He's probably the most ready-made talent in this draft. Butler wants and has no issues with playing in Cleveland, especially with Andre Miller. But will Miller be in town next season? The Cavs are open to trade talks, especially with Phoenix. There is some talk that they could still get Butler at No. 9 if a deal is done, considering the Knicks and Clippers probably wouldn't take him. But Butler could be gone if the Grizzlies or Nuggets move on him at 4 or 5. Miller's status probably won't be decided by Wednesday night. There are rumors of potential trades with the Clippers involving Miller, but that would mean the Clippers would have to make a commitment to make a move on Miller's contract (could he possibly get the max from Donald Sterling?). If the Cavs are committed to winning next season then drafting Butler and keeping Miller makes the most sense. This team needs to keep its best player to maintain some interest in the city. The Cavs need to win now to keep fans interested and can't afford to draft for the future. Butler is an impact scorer who can score from essentially all over the court, but mostly by slashing to the basket.
Backup plan? The Cavs are equally interested in Jeffries with Wagner a possibility if Miller is dealt. Gooden is also a distinct possibility if he slips down to No. 6. Chris Wilcox is also on their list.

7. New York: Chris Wilcox, 6-10, So., PF, Maryland
Why Wilcox? The Knicks need a power forward and one who will give them production sooner rather than later. Wilcox has been atop the Knicks' wish list for weeks and if he's on the board then he's likely staying in New York for the next three years -- at least. The Knicks could make a trade to move up, but that seems less likely with each passing day. There has always been a good chance that their top choices would be available at No. 7. Wilcox could be picked at No. 6 by either Cleveland or Phoenix, if the Suns pull off a trade to move up ahead of the Knicks.
Backup plan? The Knicks aren't through deciding and selecting Hilario is still a real possibility. He's a power player who could also play center. He's a monster around the basket and would be a fan favorite once he gets on the court. The Knicks' faithful might not know his name today, or feel comfortable with the pick, but if he's as good as his highlights then the fans in the Garden will be thrilled.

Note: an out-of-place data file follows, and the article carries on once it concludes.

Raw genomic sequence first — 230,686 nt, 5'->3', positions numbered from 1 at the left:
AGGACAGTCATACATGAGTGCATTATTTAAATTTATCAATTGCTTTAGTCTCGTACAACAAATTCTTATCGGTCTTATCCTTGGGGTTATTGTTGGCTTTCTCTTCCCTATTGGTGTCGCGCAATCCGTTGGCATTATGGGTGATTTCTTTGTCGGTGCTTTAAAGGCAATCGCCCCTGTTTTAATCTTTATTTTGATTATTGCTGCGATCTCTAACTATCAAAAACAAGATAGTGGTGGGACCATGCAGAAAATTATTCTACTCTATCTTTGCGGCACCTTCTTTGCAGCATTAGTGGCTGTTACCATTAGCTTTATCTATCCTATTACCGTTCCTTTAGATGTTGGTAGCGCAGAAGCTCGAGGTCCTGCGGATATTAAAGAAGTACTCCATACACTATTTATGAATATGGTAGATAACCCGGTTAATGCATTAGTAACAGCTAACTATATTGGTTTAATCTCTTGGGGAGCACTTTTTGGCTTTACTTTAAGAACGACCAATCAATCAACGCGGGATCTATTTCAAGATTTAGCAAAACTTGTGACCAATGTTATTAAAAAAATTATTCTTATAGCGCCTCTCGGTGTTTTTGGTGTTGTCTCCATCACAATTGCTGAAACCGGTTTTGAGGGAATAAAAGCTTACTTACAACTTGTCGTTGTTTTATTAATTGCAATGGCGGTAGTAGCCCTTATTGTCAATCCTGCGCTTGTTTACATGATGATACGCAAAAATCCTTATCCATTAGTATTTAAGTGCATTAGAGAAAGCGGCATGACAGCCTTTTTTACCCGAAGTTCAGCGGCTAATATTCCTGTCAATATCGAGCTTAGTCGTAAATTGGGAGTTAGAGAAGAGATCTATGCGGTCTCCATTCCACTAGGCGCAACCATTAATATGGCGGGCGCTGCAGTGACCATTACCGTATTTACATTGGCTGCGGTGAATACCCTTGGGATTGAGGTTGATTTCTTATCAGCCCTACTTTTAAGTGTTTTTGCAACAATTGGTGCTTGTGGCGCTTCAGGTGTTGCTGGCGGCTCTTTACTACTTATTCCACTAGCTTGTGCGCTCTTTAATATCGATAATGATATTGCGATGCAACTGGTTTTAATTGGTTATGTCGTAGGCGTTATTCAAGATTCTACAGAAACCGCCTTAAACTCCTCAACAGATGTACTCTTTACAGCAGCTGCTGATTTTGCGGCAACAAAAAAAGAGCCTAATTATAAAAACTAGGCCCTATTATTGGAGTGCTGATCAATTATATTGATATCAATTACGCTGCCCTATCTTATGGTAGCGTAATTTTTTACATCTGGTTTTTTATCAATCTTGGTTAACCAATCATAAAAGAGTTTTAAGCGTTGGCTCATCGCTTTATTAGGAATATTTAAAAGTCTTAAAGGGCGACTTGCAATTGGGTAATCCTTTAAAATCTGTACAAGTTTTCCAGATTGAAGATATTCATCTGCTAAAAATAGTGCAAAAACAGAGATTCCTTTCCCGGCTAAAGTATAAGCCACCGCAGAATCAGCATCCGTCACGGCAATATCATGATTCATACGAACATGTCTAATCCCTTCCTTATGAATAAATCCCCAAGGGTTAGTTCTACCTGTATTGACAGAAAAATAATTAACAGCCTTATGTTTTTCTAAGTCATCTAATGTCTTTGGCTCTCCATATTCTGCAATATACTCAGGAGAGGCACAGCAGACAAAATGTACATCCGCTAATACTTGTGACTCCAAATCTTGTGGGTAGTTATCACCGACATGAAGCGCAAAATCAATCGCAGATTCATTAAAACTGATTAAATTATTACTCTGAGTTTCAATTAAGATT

8. L.A. Clippers (from Atlanta): Maybyner "Nene" Hilario, 6-9, PF, Brazil
Why Hilario? The Clippers could be making this pick for someone else. The Clippers are the most pursued team in the lottery because of their two lottery picks. If they keep the player picked here, Hilario gives them a power player inside who could be as physical with the top teams in the West (see: Lakers). Hilario also could stay with his Brazilian team, which probably wouldn't be a bad idea for the Clippers. They have a full roster and don't need to add two players for next season.
Backup plan? Tskitishvili is also a distinct possibility if he's still on the board at No. 8. Wagner and Jeffries could also be strong picks at No. 8 -- Wagner for the Clippers or Grizzlies, and Jeffries for the Grizzlies or Cavs if the trades mentioned above go down. The Clippers could also be interested in Curtis Borchardt at No. 8, too.

9. Phoenix: Jared Jeffries, 6-10, So., SF, Indiana
Why Jeffries? The Suns, like the Grizzlies, are extremely high on Jeffries. He's 6-10 and is a legit scoring forward. He can dribble, drive, pass and shoot. He's as versatile as any player in the draft and teams love young, face-the-basket players as tall as Jeffries as shooting forwards. The Suns are looking to move up with the Cavs at No. 6. Cleveland still owes Phoenix a future first-round pick and the Suns are trying to get higher in this draft. If the Suns keep this pick, then it's likely Jeffries, if he's available. If they can trade up, they'll look at Wilcox, Hilario or Tskitishvili.